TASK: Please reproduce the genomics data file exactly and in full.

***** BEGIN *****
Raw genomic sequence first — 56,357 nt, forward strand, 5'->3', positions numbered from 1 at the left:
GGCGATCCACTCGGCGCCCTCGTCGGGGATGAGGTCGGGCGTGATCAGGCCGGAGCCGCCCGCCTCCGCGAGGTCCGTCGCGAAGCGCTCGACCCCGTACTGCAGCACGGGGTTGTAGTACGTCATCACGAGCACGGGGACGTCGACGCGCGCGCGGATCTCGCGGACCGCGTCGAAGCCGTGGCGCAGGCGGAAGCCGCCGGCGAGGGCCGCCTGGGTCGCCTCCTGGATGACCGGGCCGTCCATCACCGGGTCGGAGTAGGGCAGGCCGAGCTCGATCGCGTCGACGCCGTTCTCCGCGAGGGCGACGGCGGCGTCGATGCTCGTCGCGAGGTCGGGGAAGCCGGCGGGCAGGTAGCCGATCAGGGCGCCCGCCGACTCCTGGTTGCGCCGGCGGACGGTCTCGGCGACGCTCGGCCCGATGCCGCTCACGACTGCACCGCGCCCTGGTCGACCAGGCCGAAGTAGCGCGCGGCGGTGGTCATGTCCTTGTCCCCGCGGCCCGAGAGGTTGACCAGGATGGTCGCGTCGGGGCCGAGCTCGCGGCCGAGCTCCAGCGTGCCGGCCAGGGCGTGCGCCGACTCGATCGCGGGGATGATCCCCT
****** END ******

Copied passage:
Raw genomic sequence first — 56,357 nt, forward strand, 5'->3', positions numbered from 1 at the left:
GGCGATCCACTCGGCGCCCTCGTCGGGGATGAGGTCGGGCGTGATCAGGCCGGAGCCGCCCGCCTCCGCGAGGTCCGTCGCGAAGCGCTCGACCCCGTACTGCAGCACGGGGTTGTAGTACGTCATCACGAGCACGGGGACGTCGACGCGCGCGCGGATCTCGCGGACCGCGTCGAAGCCGTGGCGCAGGCGGAAGCCGCCGGCGAGGGCCGCCTGGGTCGCCTCCTGGATGACCGGGCCGTCCATCACCGGGTCGGAGTAGGGCAGGCCGAGCTCGATCGCGTCGACGCCGTTCTCCGCGAGGGCGACGGCGGCGTCGATGCTCGTCGCGAGGTCGGGGAAGCCGGCGGGCAGGTAGCCGATCAGGGCGCCCGCCGACTCCTGGTTGCGCCGGCGGACGGTCTCGGCGACGCTCGGCCCGATGCCGCTCACGACTGCACCGCGCCCTGGTCGACCAGGCCGAAGTAGCGCGCGGCGGTGGTCATGTCCTTGTCCCCGCGGCCCGAGAGGTTGACCAGGATGGTCGCGTCGGGGCCGAGCTCGCGGCCGAGCTCCAGCGTGCCGGCCAGGGCGTGCGCCGACTCGATCGCGGGGATGATCCCCT